Bristol Ren Faire opens on July 6. T-57 days and counting. I am getting fixes to tide me over by watching “The Tudors” again and looking up period recipes. Don’t know if I’ll try any, but I am finding it amusing.
The most comprehensive site: http://www.godecookery.com/. It’s your one stop destination for recipes medieval and Renaissance with a toe dipped into the 1600’s. Not only do they post the original recipe for the close and fryez (a cross between a pie and a fritter) or various apple pie recipes, but they translate the recipe and the ingredients into modern vernacular. The people who run the site cook at SCA events and ren faires in the southeast, providing eaters with historically accurate dining experiences.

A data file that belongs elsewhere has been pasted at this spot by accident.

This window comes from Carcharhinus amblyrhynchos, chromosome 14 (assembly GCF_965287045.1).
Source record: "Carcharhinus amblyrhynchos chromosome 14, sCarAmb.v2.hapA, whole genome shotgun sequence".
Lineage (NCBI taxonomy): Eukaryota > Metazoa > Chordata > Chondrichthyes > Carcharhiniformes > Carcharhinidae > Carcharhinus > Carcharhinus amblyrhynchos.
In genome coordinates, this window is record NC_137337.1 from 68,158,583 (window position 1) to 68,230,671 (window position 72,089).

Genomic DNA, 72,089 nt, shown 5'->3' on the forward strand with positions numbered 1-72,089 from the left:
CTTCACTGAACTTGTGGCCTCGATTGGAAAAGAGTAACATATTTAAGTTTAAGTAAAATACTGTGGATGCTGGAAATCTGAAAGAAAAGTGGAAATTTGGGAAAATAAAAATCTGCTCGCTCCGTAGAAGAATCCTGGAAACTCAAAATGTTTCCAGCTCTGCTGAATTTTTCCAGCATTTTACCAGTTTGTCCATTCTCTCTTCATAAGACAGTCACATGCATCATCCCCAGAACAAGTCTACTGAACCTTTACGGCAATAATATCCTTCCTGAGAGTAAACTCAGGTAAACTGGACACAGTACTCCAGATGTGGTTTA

Gode Cookery provides a list of foods not used in the name of historical accuracy. Potatoes, peppers, and tomatoes as well as that Ren Faire staple, the turkey leg, didn’t come into play until the 1600’s or so since the New World had yet to be overrun by the Europeans. Cabbage, carrots, apples, and spices abound, however. So did herbs such as parsley. Almonds and pistachios found their way into many savory recipes, not just for desserts.
Still, a little artistic license with history is a good thing as we see in “The Tudors.” If it enhances the experience and inspires the imagination, it’s not a bad thing.
Especially when turkey legs are involved.